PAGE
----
So while the mid-nineties may have been the halcyon days of college basketball, it definitely wasn't a time period I personally enjoy remembering. But just for the sake of this post, allow me to take a step back to the 1995-1996 college basketball season, the year after Kevin Garnett opened the floodgates to the NBA. Kobe Bryant was still a high school senior, and the following players were playing college basketball that season:

Stephon Marbury
Shareef Abdur-Rahim
Chauncey Billups
Paul Pierce
Ron Mercer
Antawn Jamison
Vince Carter
Tractor Traylor

Allen Iverson
Antonie Walker
Lorenzen Wright
Adonayl Foyle
Michael Doleac
Matt Harpring
Felipe Lopez
Bonzi Wells
Danny Fortson
Maurice Taylor

Tim Duncan
Keith Van Horn
Ray Allen
Kerry Kittles
Erick Dampier
Brevin Knight
Derek Anderson
Austin Croshere
Bobby Jackson

Steve Nash
Tony Delk
John Wallace
Othella Harrington
Todd Fuller - eh, he was good in college...not "pick him ahead of Kobe good," but still.

So anyways, was an awesome season and an excellent tourney, highlighted by a Tubby Smith-coached, senior-heavy Georgia team reaching the Sweet 16 and losing in triple overtime to eventual national runner-up Syracuse on a last second 3-pointer by John Wallace. Rick Pitino's final Kentucky team won the whole thing with a loaded roster featuring seven future pro players (Toine, Mercer, Delk, Anderson, Walter McCarty, Mark Pope, and ole boy Jeff Sheppard- I'm pretty sure he was on a crappy Hawks team at some point).

Anyways, since that season, the talent level, quality of play, Georgia's success and my overall interest in college basketball has diminished over time. It has now reached a point where other than following the Hoop Dawgs, I don't even know what's going on in the sport until the tournament. In fact, I get pissed it seems that 95% of all prime-time sports programming in January-mid March is some college basketball game I couldn't care less about. Hey, it happens. I used to be a hockey fan as well.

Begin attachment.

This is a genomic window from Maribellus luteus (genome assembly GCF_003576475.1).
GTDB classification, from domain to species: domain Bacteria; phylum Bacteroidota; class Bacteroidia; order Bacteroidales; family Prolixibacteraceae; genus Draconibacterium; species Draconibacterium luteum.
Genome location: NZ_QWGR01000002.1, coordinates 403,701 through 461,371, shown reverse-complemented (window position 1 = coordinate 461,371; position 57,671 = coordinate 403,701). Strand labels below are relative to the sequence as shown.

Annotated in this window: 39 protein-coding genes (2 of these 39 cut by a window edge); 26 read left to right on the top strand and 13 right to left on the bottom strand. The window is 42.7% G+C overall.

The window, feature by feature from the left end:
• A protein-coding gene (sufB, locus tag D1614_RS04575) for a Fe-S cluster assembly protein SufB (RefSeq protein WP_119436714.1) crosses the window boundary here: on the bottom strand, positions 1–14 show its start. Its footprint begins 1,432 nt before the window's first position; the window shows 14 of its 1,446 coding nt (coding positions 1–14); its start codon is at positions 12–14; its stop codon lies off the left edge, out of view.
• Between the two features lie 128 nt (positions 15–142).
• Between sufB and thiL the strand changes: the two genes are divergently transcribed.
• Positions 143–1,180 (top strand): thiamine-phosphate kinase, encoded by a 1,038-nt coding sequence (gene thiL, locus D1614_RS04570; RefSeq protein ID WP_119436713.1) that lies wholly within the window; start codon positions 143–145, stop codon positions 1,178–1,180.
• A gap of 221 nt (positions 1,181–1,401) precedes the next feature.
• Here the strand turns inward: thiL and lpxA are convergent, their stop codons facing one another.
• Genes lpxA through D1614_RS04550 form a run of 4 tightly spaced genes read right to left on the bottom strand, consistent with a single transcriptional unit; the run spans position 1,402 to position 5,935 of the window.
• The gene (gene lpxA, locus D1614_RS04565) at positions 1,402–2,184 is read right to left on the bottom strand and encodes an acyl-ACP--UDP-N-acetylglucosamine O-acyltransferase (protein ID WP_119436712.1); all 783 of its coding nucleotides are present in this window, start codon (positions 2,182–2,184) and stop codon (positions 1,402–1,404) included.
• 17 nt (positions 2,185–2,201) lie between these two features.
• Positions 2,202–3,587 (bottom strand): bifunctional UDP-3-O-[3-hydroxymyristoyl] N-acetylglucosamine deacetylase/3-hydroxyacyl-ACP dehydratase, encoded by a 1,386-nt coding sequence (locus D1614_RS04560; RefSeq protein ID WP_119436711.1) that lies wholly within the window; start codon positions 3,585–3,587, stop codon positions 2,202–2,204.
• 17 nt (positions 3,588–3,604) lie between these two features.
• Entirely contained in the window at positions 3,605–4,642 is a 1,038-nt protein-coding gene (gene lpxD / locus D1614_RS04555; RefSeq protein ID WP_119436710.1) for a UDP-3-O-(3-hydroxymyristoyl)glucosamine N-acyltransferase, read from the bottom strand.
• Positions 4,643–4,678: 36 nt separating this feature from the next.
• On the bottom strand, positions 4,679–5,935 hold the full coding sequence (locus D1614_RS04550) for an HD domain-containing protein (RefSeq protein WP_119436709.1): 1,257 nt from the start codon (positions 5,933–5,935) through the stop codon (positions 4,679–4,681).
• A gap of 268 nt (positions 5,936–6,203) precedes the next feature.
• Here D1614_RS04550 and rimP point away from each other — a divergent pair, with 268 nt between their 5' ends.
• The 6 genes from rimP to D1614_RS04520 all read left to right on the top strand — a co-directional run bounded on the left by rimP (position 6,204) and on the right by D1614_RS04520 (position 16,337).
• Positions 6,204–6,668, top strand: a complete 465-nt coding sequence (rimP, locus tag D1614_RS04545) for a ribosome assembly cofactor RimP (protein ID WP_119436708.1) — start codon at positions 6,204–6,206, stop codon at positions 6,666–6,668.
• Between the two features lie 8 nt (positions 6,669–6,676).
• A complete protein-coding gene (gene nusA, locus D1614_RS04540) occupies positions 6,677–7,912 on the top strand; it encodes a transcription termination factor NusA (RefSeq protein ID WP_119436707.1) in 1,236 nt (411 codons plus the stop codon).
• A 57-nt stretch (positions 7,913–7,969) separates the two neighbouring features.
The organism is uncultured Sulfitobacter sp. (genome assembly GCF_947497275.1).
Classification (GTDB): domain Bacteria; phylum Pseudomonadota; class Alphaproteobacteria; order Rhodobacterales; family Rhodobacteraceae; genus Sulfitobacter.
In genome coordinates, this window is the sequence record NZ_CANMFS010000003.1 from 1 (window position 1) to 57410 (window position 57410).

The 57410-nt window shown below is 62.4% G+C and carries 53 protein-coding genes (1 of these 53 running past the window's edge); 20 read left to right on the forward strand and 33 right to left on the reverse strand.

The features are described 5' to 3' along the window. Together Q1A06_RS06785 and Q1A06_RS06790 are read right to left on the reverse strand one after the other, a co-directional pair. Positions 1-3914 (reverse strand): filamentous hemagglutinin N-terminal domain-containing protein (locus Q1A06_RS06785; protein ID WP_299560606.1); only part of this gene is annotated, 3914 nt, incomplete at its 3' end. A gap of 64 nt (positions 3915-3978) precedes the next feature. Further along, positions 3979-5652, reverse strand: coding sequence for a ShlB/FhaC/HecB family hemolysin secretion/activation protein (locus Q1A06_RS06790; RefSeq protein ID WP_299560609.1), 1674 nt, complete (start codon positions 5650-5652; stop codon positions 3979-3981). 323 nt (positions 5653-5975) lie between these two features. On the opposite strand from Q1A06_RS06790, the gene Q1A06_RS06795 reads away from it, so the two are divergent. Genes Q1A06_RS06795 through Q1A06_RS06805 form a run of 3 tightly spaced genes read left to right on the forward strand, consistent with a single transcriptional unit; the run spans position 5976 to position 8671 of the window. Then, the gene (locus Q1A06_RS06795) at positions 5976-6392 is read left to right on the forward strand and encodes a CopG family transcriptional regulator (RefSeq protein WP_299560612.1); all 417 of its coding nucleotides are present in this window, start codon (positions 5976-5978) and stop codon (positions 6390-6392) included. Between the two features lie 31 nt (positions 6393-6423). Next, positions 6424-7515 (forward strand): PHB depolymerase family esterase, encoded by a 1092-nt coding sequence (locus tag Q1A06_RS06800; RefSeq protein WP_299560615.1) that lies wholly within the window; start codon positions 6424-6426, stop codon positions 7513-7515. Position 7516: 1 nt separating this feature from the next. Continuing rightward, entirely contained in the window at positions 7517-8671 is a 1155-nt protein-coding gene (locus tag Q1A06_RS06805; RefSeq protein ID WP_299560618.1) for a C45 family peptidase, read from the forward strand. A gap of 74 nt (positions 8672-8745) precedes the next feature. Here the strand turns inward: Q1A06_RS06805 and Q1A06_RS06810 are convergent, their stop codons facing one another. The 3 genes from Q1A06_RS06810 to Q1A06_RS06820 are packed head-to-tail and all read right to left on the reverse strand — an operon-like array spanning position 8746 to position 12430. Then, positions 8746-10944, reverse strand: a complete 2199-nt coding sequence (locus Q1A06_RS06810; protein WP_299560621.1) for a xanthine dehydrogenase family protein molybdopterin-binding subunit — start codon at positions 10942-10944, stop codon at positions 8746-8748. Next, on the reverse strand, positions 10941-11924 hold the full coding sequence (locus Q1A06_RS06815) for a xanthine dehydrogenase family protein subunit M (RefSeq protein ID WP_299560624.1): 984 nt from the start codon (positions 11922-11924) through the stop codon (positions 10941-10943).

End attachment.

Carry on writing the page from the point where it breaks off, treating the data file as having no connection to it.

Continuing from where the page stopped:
Still though, there is nothing like the NCAA tournament. Don't worry, I'm not about to pull a Wilbon turn this into a pulpit on why college football needs a playoff, but since I really don't have a vested interest in the regular season, the tournament makes for a fun three weeks of single elimination basketball, similar to the World Cup or the WBC. Who can't get behind that?

Anyways, enough of my gay thoughts and feelings about college basketball. Onto some final thoughts and then predictions from two guys that have watched a combined 16 minutes of action thus far this season (14 of which were by accident):

  • I've finished in the Top 3 of my bracket pool each of the last three seasons. Prior to that, I'd never finished in the Top 10. On a related note, the only thing lamer than listening to someone talk about their fantasy team is hearing them talk about their fucking bracket. Oh you almost picked B.C. over Michigan State? WHO FUCKING CARES?
  • Anyways, if you want to do well in your bracket, here's a trick: pick (mostly) all the favorites. Just to prove I'm not a sadist, I make it a point to take one "sleeper" to the Sweet Sixteen each year - this year's is WKU. I guess their win over that hoss UGA team just suckered me right in - but other than that, I'm playing it safe the rest of the way. Because, after all, that's why these teams are favored, damnit. You wouldn't bet the moneyline on an underdog just because it's "more fun to pick that team!" So why would you not apply the same mentality to a pool where you could win hundreds of dollars?
  • If Big East fans want to borrow the SEC Snobbery handbook for this tournament, you've earned it. As many #1 seeds as the SEC has teams in the whole tourney is impressive, no doubt. Just make sure it's returned by August.
  • And finally, here's Runaround Sue's degenerate gambling game for NCAA '09. $25 to each other for every Sweet 16 team correctly picked. $50 for every Elite 8 squad. $75 for each Final Four participant, $100 per team in the championship game, and another $100 for the champion (yes, even gamblers feel the economic crunch). This may seem like alot of scrilla is changing hands but not so, seeing as how OBJ is apparantly following the "pick the favorite" strategy, which will make for one boring pool! Onto the picks:
Sweet 16 (teams we both picked in black, OBJ picks in red, my picks in blue):
Wake Forest
Michigan State
North Carolina
Mississippi State
Maryland (Shanoff alert!)

Arizona State




Western Kentucky


Elite 8:






Final Four:



North Carolina

(I'm telling you...BALLS OF STEEL, ladies)

Championship Game:
Pittsburgh over Louisville
Louisville over UNC

Just to let y'all know ahead of time...I almost picked Oklahoma over North Carolina.


You Can't WBC Me!

Sue's contacted John Cena to co-brand the You Can't WBC Me message,
but he was too busy preparing for Wrestlemania.

I remember watching the Spice channel as a young teen. Mind you, all I was truly doing was listening to the Spice channel, whilst staring at a distorted picture...that may show a boob every now and then! Oddly - yet deeply and undeniably - satisfying. Now, as a hormone-drenched adolescent this reference may seem extreme. Perhaps confusing. A bit crude. But if I had an interest in offing my rocks as an adult, attempting this same deplorable act of self-help? Then you have tonight's elimination game between Puerto Rico and USA.
And if you look reeeeeeal can see an ass. Or a colander.
Then again it kinda looks like a
Dog in a Bathtub.